Despite the hype, enterprise mobile applications still are rarely used among insurers, according to studies like “Benchmarking the New Normal: 50 Advanced Capabilities for P&C Insurers,” a report from the insurance technology analyst firm Novarica.

Only 8 percent of P&C insurers have widely deployed mobile apps or mobile-optimized Websites to provide access to their books of business or sales manuals for producers, while another 23 percent plan to do so in the next year. For customers, apps to view relationship details, balances and key documents are widely deployed by just 18 percent of P&C insurers, with another 29 percent planning to do so during the course of 2015.

From the consumers’ perspective, mobile technology has matured to the point that smartphones are replacing desktop and laptop computers for many users. “The insureds, particularly the younger ones, don't even want to have to get on a computer. They want to pull the phone out of their pocket, hit a couple of buttons, and do their transaction,” says Joe Friend, SVP of sales and marketing for insurance technology firm IDP. “Whether you're an agent or a policyholder, your toolkit is on your phone or tablet. It's not on your laptop. That's back in your office.”

As difficult as it has been for large insurers to roll out enterprise level mobile applications, it has been even harder for midsize and smaller insurers. That's why IDP recently launched InsuraSphere Mobile, a mobile app specifically intended for smaller insurers, which typically have fewer resources and more budgetary constraints than larger companies.

[See also: Making Strides in Enterprise Mobile]

“If you are a tier one insurance company, you've got the money to spend,” explains Ben Chandler, IDP’s CIO, who oversees product development, professional services and implementation, as well as database and infrastructure. “But if you're a small to midsized company, you don't have the capital to invest in a new toy. They take their time, but that makes it harder for them to compete.”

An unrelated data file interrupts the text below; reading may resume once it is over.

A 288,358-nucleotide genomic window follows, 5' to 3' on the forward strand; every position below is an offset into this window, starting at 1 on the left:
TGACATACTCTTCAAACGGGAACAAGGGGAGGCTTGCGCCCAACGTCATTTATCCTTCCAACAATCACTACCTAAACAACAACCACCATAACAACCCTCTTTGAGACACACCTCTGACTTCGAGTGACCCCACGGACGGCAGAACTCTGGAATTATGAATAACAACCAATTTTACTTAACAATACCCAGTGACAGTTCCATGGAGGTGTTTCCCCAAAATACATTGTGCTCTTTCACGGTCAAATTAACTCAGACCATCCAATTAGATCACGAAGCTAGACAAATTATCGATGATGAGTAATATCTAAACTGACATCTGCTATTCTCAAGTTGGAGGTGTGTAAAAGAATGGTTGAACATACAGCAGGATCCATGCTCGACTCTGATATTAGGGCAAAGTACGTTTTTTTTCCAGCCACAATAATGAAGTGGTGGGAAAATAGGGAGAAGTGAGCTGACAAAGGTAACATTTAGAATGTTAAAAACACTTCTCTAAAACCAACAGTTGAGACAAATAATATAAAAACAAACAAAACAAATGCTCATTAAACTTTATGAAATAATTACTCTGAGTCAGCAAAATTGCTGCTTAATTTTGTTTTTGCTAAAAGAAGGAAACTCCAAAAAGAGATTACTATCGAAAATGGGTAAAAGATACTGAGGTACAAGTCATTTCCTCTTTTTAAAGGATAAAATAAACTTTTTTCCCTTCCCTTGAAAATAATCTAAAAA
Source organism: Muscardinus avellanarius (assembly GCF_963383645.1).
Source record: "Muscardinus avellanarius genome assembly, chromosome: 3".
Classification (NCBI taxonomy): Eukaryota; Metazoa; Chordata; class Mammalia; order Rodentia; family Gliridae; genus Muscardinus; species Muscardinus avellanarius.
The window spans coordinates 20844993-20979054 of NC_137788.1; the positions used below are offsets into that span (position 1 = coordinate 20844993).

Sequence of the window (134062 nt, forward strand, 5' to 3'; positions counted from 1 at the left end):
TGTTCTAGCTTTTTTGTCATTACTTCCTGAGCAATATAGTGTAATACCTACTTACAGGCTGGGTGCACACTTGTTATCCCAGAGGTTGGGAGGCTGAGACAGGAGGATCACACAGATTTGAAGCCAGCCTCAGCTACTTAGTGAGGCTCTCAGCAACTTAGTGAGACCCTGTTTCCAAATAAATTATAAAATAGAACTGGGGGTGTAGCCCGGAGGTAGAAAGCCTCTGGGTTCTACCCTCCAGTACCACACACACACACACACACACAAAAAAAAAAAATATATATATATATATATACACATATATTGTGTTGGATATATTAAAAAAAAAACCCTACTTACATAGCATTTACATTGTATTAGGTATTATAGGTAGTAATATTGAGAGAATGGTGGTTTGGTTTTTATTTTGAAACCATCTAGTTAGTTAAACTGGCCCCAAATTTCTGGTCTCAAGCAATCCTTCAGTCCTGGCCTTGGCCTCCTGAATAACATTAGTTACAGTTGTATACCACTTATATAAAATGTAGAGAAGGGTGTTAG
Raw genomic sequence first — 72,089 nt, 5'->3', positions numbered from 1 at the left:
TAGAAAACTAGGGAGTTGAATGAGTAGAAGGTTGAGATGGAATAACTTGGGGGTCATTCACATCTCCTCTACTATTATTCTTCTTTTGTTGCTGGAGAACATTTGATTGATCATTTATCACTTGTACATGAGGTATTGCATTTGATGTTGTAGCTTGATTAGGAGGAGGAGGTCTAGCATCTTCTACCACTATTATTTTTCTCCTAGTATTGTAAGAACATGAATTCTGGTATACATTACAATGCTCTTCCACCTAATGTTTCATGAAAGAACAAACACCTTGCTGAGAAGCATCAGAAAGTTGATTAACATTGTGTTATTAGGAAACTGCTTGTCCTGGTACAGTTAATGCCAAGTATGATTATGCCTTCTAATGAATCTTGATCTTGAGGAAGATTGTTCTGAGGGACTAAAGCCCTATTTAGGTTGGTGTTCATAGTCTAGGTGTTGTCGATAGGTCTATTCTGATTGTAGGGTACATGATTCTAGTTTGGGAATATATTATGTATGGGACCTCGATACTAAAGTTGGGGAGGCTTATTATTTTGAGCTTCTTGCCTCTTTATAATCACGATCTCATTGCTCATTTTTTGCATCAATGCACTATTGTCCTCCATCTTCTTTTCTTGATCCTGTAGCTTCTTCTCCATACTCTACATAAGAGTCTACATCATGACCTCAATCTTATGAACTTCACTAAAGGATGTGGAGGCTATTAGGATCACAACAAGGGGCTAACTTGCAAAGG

InsuraSphere Mobile integrates with IDP's InsuraSphere, but is vendor-agnostic and compatible with any policy administration, claims or billing system, Chandler says. It includes critical functionality, such as the ability to access policies, billing and claim information, and offers self-service functionality, including the ability to print policy documents and check claims status, all of which can help smaller insurers to punch above their weight in the battle to improve customer experience.

The technology is delivered via a managed private cloud, which is intended to facilitate rollout, and simplify maintenance, upgrades and security. The ability to submit a first notice of loss and attach pictures soon will be included.

[See also: Swiss Re Revamps Mobile Management, Adds BYOD]

“Those are the major things people are asking for,” says Friend. “They're providing services and allowing the insureds to interact with the insurance company without having to talk to anybody. What we're hearing from the users within the insurance company is that they absolutely have to have this in order to stay competitive.”

In order to succeed with mobile, Chandler says insurers of all sizes need to clear three hurdles: Cost, technology and culture.